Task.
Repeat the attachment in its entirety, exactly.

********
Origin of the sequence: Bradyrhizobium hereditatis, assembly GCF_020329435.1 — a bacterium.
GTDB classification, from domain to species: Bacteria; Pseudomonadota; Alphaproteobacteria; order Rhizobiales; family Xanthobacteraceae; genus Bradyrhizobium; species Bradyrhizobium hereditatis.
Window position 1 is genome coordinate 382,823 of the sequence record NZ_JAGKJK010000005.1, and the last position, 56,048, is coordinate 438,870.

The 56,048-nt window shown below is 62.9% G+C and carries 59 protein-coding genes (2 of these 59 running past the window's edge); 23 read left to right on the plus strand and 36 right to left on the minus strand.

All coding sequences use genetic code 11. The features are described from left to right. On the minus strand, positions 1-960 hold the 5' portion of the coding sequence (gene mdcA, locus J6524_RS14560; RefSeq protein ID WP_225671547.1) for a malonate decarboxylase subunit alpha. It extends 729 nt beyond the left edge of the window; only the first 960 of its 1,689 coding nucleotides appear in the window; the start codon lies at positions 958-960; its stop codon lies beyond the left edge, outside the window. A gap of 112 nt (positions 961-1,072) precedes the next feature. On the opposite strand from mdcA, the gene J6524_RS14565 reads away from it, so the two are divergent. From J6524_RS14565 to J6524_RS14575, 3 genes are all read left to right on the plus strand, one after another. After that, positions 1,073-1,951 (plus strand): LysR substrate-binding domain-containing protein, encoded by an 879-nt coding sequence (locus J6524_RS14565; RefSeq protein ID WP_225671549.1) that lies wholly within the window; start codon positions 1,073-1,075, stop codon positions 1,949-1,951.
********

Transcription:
Origin of the sequence: Bradyrhizobium hereditatis, assembly GCF_020329435.1 — a bacterium.
GTDB classification, from domain to species: Bacteria; Pseudomonadota; Alphaproteobacteria; order Rhizobiales; family Xanthobacteraceae; genus Bradyrhizobium; species Bradyrhizobium hereditatis.
Window position 1 is genome coordinate 382,823 of the sequence record NZ_JAGKJK010000005.1, and the last position, 56,048, is coordinate 438,870.

The 56,048-nt window shown below is 62.9% G+C and carries 59 protein-coding genes (2 of these 59 running past the window's edge); 23 read left to right on the plus strand and 36 right to left on the minus strand.

All coding sequences use genetic code 11. The features are described from left to right. On the minus strand, positions 1-960 hold the 5' portion of the coding sequence (gene mdcA, locus J6524_RS14560; RefSeq protein ID WP_225671547.1) for a malonate decarboxylase subunit alpha. It extends 729 nt beyond the left edge of the window; only the first 960 of its 1,689 coding nucleotides appear in the window; the start codon lies at positions 958-960; its stop codon lies beyond the left edge, outside the window. A gap of 112 nt (positions 961-1,072) precedes the next feature. On the opposite strand from mdcA, the gene J6524_RS14565 reads away from it, so the two are divergent. From J6524_RS14565 to J6524_RS14575, 3 genes are all read left to right on the plus strand, one after another. After that, positions 1,073-1,951 (plus strand): LysR substrate-binding domain-containing protein, encoded by an 879-nt coding sequence (locus J6524_RS14565; RefSeq protein ID WP_225671549.1) that lies wholly within the window; start codon positions 1,073-1,075, stop codon positions 1,949-1,951.